Race, religion & identity
Not Racist, But …
Racism in the Workplace
While overt forms of racism in Australian workplaces are outlawed, many people from Indigenous and migrant backgrounds argue that racism is still pervasive – before and after joining a workplace. Last year, a major company’s employment listing overtly preferenced ‘candidates who are Anglo Saxon’. Multiple studies have shown that anglicising names on job applications improves a jobseeker’s prospects, prompting recent…
Writing the Body
In our daily lives, we’re flooded with images and ideas of how our bodies should or shouldn’t be. Many of us struggle with self-acceptance, and when our bodies deviate from what’s considered ‘normal’, we often also struggle with the attitudes of others.
Carly Findlay and Lee Kofman are both authors of new memoirs that examine how our bodies shape who…
In partnership with Archer magazine, we’re presenting a series of events throughout 2019 which will explore sexuality, gender and identity – with an emphasis on the lesser-heard perspectives for which the magazine is known.
The F Word
The F Word Address: Alison Whittaker
This event was previously scheduled for November 2018.
The F Word Address is our annual talk from an outstanding Australian woman on a pressing feminist issue. This year, our speaker is the phenomenal Alison Whittaker: poet, essayist, legal scholar and Gomeroi woman.
Whittaker’s address will focus on the complexities of using storytelling as a tool for justice for Blak women – in…
11 We Lived as a Nation
The men demonstrate their improvised well — Photo: Michael Green
‘Twenty four days we lived as a nation … The only way I can describe [it] is that we were a nation.’– Abdul Aziz Muhamat
The detention centre on Manus Island might be closed, but Aziz – and the vast majority of the men who were held there – remain on the island, living in three different centres.
By early 2019, Aziz is well into his sixth year, waiting. In that time, he’s felt free for only a few weeks – those few weeks when the immigration detention system disintegrated around him.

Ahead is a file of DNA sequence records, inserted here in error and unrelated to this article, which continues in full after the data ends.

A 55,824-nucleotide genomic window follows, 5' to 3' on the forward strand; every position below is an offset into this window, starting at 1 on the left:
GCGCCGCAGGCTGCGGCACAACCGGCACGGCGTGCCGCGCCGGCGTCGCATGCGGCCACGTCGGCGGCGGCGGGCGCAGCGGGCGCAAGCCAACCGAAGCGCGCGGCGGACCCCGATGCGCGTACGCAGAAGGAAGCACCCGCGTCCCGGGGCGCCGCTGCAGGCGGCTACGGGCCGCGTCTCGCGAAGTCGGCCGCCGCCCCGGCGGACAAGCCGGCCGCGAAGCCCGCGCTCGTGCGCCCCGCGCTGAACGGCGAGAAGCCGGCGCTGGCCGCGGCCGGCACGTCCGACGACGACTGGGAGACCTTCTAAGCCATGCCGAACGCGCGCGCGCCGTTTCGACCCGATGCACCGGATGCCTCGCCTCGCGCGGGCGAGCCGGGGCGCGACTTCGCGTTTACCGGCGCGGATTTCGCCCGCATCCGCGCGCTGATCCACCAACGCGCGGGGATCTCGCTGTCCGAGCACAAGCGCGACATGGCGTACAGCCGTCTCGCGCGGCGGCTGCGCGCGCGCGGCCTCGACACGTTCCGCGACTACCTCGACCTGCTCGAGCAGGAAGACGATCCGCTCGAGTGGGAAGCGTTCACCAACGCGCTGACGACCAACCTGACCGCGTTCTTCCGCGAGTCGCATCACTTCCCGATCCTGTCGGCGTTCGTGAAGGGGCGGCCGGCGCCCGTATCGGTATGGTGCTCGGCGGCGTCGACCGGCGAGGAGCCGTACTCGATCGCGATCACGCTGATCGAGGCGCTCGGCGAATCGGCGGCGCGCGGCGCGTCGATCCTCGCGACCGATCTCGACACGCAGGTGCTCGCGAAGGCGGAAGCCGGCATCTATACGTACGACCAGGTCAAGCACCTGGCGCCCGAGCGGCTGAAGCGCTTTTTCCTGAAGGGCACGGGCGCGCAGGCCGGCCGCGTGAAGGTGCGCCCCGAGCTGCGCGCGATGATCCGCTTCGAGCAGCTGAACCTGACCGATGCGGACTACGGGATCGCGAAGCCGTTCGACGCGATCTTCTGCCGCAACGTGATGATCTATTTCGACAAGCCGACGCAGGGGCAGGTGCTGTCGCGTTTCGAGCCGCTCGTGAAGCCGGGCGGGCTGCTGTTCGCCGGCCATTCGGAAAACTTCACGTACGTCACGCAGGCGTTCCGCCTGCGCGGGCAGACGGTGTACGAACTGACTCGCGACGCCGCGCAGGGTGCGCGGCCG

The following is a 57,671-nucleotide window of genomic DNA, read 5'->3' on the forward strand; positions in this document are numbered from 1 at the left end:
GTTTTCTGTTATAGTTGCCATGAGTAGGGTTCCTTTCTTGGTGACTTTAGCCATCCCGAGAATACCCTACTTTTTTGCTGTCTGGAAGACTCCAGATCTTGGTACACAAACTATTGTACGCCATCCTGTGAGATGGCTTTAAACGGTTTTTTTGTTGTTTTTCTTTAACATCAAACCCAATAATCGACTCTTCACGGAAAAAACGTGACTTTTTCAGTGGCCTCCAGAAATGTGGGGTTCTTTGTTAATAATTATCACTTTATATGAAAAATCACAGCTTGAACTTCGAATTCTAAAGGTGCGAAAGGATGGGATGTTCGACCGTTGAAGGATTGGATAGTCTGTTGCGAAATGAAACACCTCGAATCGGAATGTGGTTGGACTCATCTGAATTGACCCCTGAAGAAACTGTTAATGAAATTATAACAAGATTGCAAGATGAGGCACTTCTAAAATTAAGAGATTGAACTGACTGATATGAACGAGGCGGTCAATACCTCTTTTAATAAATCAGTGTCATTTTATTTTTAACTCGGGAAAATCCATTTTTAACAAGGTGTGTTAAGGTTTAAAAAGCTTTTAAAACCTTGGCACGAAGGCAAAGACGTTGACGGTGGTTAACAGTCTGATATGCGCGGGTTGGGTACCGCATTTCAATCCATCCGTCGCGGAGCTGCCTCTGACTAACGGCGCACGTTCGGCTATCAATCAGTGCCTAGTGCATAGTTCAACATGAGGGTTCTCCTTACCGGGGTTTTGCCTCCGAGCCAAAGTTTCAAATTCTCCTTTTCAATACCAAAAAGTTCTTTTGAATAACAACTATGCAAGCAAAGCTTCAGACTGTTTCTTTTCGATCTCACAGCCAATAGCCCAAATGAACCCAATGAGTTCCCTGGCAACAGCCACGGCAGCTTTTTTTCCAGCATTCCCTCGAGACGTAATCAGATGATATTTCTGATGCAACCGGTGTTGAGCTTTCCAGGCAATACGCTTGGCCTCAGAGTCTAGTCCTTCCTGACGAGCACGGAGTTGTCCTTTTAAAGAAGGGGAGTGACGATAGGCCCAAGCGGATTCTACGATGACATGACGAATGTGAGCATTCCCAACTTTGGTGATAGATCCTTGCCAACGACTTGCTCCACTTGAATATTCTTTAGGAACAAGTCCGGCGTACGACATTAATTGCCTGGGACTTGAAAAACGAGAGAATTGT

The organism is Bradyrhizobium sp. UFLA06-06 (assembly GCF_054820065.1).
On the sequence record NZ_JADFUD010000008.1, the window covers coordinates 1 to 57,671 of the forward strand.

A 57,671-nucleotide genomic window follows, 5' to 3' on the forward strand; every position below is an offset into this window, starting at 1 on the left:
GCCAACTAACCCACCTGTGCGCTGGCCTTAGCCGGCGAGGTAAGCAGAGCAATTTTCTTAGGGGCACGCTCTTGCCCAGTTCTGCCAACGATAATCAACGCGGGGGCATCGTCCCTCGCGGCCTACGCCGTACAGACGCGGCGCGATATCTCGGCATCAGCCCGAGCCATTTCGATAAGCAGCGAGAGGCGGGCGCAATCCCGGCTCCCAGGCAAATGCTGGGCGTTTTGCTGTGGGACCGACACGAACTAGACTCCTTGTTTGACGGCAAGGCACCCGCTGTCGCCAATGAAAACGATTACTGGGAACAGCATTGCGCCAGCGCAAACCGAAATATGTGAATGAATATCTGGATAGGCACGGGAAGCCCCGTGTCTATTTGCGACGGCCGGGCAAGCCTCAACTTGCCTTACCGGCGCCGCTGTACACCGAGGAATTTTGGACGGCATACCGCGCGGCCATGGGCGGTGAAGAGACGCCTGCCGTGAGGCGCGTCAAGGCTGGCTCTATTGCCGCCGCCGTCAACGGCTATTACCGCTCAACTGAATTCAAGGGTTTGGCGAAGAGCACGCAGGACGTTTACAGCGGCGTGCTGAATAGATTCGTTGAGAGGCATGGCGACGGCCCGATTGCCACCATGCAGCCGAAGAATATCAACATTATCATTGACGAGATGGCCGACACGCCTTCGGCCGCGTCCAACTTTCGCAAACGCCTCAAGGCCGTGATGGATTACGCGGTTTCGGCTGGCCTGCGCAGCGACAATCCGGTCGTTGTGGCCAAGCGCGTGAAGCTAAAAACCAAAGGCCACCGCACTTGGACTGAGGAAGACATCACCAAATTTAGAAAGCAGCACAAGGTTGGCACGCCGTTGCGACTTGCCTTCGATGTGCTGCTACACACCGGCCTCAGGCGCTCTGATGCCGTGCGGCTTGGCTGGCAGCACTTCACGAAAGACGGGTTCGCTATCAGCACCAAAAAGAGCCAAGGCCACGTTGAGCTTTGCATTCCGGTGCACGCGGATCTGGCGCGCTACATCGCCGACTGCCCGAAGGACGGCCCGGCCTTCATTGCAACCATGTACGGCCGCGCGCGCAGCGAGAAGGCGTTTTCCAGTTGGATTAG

In this episode, The Messenger returns to late 2017, and the crucial period when Australia shut down the Manus Regional Processing Centre and the men refused to leave. We take you inside the centre as the standoff unfolds. There are no guards, no caseworkers, no immigration officials – and no food, water, medicine or electricity.
Aziz and his friends are in charge. How did they survive? And why did they stay?Transcript
A transcript of this episode is coming soon.
• 'No Exit: The ongoing abuses of Australia’s refugee policy' by Michael Green, Harper's Magazine, July 2018
Abdul Aziz MuhamatMichael Green Behrouz Boochani Benham Satah Poli Boas Clarence Parisau Michael Kuweh
Our theme music was composed by Raya Slavin. Music used in this episode includes 'Unrest' by Adrian Klumpes, 'La Mer' by Pivot, 'Southeast of Boston' by June of 44, 'Out with the Cold' by Kaffe Matthews, 'Rhodes Viola Multiple' by Keith Fullerton Whitman, '1.3'by Piano Magic, 'Passages' by Bowery Electric, 'Shine' by Klara Lewis and 'Iberia Eteria' by Biosphere.
The Messenger is a co-production of Behind the Wire and the Wheeler Centre. It’s produced by Michael Green, André Dao, Hannah Reich and Bec Fary, with Jon Tjhia and Sophie Black at the Wheeler Centre.
Narration by Michael Green. With reporting by Abdul Aziz Muhamat. Transcription by Claire McGregor, Carolyn Turner, Tiarne Cook, Julia Earley and many more. This episode was edited and mixed by Michael Green and Jon Tjhia.
Books and Ideas at Montalto
In previous Quarterly Essays, David Marr has turned his merciless pen to powerful men of the establishment: George Pell, Kevin Rudd, Tony Abbott and Bill Shorten. In his new biographical essay, however, Marr’s subject is a self-styled populist outlier and a woman: Pauline Hanson.
As Australian political figures go, they don’t come much more colourful than Hanson. Her divisive speeches and curious catchphrases are etched into the memories of many Australians, from the maiden speech to Parliament (‘we are in danger of being swamped by Asians’) to the famous response to the question of xenophobia on 60 Minutes (‘Please explain?’). Then there was the prison stint, the Dancing with the Stars stint, and the extraordinary recent comeback. The former fish-and-chips shop owner is both loved and loathed. And she’s a serious threat to both major parties, with climbing national approval figures.
Today, Hanson has much in common with other anti-immigration, protectionist and populist political figures gaining traction across the world. At Montalto, David Marr joins Sally Warhaft to discuss Pauline Hanson and the uniquely Australian strain of the politics of resentment.
Anything and everything in Race, religion & identity from across our archives.
Lunchbox / Soapbox
Sarah Marland on Aboriginal and Torres Strait Islanders and their Homelands
Explore these other subjects, across our site.